Keep in mind that this man is the Bishop of New Hampshire for the Episcopal Church. He is "horrified" by the character of previous inaugural prayers as "specifically and aggressively Christian."

We can be fairly sure that, for Bishop Robinson, "specifically" and "aggressively" mean more or less the same thing. A review of most recent inaugural prayers reveals virtually nothing that could be fairly described as "aggressive" and remarkably little that can be described as "specific." The last two inaugurations have included prayers with greater specificity, to be sure.

The bishop's comments reveal just about everything one needs to know about his theology. He pledges that "this will not be a Christian prayer" and he "won't be quoting Scripture or anything like that." No, nothing like that.

Recent controversies over praying in the name of Jesus Christ will not be a factor here. Instead, the bishop said he might address his prayer to "the God of our many understandings" -- an expression calculated to be vague. Bishop Robinson says that he learned the language in a 12-step program he attended after developing an alcohol addiction.

"The crisis in the Church of England," wrote Clive James in The Dreaming Swimmer, "is that too many of its bishops, and some would say of its archbishops, don't quite realize that they are atheists, but have begun to suspect it."

The "God of our many understandings" is a confused composite -- a very postmodern idol. Clive James is quite right about the theological crisis of unbelieving bishops - but you need go no farther than New Hampshire to find an example.

4 Comments:

Blogger Al said...

Obama's definition of inclusive means excluding any Catholic priest/bishop to lead a prayer. Whatever the reason, at least it saves us the embarrassment of what kind of prayer the type of Catholic he would choose would say.

7:00 AM  
Blogger the Egyptian said...

would the majority of our Catholic Bishops be any different, Good Lord I am so tired of inclusiveness, Hell is very inclusive, just hope Satan has room for the whole works

9:48 AM  
Blogger Erin said...

Ladies and gentlemen of the Cave, I *am* Episcopalian (don't stone me, bro!), and I don't like this either.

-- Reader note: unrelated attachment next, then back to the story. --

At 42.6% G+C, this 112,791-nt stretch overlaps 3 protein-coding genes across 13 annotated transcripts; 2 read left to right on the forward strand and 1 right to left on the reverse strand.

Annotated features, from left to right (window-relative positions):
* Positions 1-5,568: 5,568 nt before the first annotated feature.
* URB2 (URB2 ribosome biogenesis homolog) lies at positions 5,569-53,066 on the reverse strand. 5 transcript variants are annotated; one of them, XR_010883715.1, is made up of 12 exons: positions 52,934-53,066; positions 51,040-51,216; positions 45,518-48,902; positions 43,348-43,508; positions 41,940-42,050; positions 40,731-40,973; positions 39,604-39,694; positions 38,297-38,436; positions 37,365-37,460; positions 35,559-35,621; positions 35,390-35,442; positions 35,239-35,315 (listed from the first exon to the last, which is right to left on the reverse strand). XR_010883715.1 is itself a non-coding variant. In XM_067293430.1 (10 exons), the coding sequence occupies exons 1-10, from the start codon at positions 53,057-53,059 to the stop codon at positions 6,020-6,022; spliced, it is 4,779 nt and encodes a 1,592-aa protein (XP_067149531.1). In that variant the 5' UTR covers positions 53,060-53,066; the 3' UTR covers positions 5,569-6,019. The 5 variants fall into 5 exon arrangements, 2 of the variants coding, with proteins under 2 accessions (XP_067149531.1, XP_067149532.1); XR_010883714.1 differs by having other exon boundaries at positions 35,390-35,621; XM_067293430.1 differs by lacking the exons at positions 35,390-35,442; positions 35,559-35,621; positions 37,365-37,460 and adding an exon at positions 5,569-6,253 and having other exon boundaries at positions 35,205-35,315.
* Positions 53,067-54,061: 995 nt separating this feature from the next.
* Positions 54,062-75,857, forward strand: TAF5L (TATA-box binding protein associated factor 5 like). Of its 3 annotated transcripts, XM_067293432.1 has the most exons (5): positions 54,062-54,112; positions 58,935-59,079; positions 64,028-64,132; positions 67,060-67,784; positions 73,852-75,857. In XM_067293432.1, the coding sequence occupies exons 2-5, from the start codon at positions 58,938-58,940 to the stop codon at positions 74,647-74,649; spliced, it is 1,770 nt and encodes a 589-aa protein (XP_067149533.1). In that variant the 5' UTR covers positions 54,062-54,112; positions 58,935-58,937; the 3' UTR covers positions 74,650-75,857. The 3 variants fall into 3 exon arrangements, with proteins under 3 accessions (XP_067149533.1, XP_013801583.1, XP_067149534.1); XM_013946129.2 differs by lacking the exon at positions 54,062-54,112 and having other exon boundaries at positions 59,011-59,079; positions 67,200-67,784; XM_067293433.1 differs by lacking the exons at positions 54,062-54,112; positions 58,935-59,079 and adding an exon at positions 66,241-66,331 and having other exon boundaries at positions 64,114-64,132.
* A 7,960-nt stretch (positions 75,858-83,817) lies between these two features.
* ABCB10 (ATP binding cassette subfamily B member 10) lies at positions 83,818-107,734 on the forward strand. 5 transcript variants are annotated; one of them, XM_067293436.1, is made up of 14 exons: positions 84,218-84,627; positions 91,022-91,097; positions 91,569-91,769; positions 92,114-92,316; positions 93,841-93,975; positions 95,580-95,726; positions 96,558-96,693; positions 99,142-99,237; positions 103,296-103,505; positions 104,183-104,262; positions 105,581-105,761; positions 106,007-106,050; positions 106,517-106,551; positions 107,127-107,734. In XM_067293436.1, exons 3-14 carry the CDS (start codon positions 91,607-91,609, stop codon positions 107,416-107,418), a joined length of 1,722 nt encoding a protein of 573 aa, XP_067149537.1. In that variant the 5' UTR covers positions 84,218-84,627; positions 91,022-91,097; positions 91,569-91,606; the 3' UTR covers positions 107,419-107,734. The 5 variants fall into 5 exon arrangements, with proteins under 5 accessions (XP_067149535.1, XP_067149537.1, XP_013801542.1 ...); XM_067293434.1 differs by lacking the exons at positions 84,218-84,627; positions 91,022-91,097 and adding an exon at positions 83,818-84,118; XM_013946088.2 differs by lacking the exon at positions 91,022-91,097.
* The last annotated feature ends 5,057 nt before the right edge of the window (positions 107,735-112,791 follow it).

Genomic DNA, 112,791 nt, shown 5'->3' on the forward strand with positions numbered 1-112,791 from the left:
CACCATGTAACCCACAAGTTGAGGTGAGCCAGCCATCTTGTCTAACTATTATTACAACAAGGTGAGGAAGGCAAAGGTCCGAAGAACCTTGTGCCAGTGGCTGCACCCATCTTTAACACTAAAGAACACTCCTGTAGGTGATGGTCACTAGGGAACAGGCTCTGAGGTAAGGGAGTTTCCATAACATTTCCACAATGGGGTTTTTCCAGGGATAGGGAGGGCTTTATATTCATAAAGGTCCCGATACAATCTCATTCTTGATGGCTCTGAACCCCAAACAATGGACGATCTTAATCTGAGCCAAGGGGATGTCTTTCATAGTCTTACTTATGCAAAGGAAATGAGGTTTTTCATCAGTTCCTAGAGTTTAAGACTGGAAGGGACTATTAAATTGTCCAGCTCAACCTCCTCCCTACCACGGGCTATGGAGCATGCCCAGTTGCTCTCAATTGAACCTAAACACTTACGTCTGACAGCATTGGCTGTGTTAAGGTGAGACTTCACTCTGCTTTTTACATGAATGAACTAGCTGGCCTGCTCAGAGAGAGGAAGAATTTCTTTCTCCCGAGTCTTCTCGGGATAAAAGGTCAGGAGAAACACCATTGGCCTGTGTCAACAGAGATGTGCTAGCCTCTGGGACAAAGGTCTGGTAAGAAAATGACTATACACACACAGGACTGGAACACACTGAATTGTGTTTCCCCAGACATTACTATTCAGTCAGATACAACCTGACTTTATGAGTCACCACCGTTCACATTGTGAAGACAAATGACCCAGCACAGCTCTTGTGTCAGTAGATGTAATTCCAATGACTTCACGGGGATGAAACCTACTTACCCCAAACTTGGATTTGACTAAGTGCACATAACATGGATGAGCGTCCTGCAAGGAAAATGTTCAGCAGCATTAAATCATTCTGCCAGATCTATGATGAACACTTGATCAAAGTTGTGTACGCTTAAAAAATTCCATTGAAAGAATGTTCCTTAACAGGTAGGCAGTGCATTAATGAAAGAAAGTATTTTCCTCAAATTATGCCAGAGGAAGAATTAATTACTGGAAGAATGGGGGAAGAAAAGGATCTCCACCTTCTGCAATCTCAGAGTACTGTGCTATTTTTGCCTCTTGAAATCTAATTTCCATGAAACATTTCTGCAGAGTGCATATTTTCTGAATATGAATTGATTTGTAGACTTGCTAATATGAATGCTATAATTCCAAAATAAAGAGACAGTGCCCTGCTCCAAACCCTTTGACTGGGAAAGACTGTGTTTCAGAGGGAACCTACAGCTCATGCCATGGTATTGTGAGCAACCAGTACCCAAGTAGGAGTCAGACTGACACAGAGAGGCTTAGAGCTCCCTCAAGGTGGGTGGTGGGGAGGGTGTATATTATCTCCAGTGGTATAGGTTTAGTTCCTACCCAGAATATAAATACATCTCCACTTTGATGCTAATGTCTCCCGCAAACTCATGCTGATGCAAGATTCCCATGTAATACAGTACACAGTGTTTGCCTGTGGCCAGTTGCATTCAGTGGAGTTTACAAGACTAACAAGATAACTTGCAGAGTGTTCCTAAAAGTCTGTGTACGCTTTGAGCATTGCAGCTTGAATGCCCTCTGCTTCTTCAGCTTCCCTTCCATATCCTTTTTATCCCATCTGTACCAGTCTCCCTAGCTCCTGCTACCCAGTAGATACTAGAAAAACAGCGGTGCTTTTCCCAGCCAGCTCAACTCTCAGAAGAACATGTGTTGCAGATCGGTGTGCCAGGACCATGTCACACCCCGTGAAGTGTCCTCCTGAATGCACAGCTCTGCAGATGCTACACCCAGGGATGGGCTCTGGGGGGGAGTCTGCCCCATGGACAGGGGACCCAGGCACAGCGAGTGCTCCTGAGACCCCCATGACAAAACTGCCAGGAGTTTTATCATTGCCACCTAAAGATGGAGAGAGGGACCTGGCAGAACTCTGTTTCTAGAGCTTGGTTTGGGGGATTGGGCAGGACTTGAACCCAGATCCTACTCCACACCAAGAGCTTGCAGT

When the Episcopal Church decided to consecrate Gene Robinson as Bishop, they made it very clear that this was "in spite of" not "because of" his choices in the bedroom. Yet in doing so, they set up a dynamic that was clearly unstable: a high level representative of the church living in a relationship that the church does not support, yet with the church's full knowledge and... support? They would neither condemn the bishop's choices nor change the rules-- for pity's sake, you don't even have to be Christian to do the math on that one!--and not surprisingly, it's resulting in schism which has literally divided families (my best friend's is one of them).

Now, on top of that, we see the original decision turned completely on its head, with Bishop Robinson being chosen for Inaugural duties specifically because he is openly gay, and in spite of his priesthood in the Christian church.

May God help me, but I'd like to think that any real American would bristle at being the target of such tokenism. I know Michelle Obama famously did in her senior paper, where she complained of always being seen as black first and a capable student second. Now they have propagated that very dynamic by making sure their invocator is gay first and a priest second.

May God help us all-- and thanks for letting me rant.

Erin

12:09 PM  
Blogger Vir Speluncae Orthodoxae said...

God will not bless a country that mocks Him.

2:50 PM  

Post a Comment

Subscribe to Post Comments [Atom]

Links to this post:

Create a Link

<< Home